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Tuesday, August 24, 2010

Rosenberg Daily - Calling a spade a spade

Now we’ll tell you why this is a depression, and not just some garden-variety recession. For all the chatter about whether the recession that started in December 2007 ended sometime last year, here is what you should know about the historical record. The 1930s depression was not marked by declining quarterly GDP data every single quarter. In fact, the technical recessionary aspect to the initial period following the asset and credit shock goes from the third quarter of 1929 to the third quarter of 1933...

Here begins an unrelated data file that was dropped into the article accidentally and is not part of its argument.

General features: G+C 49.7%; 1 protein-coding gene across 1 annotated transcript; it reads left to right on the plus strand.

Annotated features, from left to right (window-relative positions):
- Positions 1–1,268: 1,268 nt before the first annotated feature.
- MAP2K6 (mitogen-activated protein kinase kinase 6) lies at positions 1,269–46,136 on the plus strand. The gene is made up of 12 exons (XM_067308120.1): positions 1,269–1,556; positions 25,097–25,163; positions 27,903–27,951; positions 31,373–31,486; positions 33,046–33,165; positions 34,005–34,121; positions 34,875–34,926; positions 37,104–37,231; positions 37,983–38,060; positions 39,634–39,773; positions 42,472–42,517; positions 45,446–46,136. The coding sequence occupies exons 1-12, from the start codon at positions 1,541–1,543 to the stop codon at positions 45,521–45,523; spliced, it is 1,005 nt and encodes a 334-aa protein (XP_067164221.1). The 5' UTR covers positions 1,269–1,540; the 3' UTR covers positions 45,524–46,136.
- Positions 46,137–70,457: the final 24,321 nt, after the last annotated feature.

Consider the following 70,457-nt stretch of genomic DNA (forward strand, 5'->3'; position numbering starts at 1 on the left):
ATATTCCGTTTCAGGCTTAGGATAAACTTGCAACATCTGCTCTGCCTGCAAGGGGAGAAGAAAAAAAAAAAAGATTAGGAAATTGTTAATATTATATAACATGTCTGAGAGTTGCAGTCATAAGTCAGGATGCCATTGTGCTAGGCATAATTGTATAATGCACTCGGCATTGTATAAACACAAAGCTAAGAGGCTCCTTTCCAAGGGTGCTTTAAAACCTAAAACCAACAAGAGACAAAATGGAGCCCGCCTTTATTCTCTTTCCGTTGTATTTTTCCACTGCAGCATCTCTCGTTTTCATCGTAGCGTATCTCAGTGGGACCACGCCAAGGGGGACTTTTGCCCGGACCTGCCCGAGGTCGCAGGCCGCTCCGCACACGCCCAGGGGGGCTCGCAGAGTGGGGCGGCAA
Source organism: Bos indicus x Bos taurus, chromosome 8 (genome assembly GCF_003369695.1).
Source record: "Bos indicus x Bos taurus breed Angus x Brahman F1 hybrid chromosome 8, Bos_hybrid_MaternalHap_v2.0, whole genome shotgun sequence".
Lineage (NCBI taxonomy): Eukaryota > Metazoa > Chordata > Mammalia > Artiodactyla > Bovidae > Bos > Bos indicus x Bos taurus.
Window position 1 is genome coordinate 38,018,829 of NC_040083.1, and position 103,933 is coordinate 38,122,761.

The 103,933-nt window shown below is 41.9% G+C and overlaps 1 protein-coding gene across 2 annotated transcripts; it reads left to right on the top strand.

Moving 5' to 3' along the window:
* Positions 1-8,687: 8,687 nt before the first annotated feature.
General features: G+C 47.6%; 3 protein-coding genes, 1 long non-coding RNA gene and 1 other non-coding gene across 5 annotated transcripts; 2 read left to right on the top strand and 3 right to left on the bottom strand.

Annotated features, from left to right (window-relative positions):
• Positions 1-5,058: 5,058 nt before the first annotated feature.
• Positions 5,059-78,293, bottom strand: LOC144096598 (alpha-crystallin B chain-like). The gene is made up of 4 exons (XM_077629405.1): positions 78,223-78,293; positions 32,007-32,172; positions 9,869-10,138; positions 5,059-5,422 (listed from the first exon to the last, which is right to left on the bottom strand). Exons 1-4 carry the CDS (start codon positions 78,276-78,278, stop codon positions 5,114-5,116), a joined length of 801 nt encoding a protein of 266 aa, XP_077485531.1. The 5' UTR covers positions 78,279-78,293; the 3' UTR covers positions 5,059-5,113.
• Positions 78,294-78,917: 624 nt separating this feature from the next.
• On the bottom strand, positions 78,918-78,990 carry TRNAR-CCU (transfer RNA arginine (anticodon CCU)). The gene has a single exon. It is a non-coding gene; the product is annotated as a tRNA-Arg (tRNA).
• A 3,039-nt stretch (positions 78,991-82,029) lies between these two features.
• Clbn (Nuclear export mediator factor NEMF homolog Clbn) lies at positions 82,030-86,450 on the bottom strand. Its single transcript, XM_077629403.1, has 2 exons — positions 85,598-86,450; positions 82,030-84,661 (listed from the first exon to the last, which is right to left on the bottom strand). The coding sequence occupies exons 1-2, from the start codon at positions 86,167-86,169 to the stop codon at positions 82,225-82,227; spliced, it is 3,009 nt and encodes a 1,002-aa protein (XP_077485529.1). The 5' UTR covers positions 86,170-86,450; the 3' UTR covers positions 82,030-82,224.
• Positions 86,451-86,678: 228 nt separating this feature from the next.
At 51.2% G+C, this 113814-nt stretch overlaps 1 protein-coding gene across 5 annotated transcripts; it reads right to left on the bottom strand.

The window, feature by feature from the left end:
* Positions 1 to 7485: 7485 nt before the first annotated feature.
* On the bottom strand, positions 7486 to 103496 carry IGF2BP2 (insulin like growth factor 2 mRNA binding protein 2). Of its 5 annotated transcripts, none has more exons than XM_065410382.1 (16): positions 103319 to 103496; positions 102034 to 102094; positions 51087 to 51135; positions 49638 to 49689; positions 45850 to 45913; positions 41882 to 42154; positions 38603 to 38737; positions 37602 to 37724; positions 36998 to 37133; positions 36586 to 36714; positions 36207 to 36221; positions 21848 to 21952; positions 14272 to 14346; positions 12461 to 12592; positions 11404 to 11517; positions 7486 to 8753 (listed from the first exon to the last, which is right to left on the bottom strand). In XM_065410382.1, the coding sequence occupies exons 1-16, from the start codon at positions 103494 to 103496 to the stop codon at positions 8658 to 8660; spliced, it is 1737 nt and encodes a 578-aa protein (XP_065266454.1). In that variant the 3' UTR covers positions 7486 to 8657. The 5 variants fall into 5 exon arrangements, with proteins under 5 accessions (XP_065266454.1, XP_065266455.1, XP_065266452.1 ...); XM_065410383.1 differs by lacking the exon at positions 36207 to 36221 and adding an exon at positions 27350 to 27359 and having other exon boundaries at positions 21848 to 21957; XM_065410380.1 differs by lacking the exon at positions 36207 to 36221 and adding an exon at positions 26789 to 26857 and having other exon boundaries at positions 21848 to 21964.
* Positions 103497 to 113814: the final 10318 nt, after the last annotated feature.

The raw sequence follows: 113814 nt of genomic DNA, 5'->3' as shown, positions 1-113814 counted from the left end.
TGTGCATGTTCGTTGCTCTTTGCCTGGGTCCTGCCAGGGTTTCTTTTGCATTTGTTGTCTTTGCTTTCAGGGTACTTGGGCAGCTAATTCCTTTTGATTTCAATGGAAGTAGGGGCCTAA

In that initial four-year economic downturn, from 1929 to 1933, there were no fewer than six — six! — quarterly bounces in the GDP data. The average gain in these up-quarters was 8% at an annual rate! But because they proved not to be sustainable, the National Bureau of Economic Research (NBER) refused to declare that the recession officially ended, even though the stock market rallied 50% in the opening months of 1930 on the belief that the downturn was about to end. False premise. And guess what? We may well be reliving history here. If you’re keeping score, we have recorded four quarterly advances in real GDP, and the average is only 3%.
---Rosenberg, 8/24

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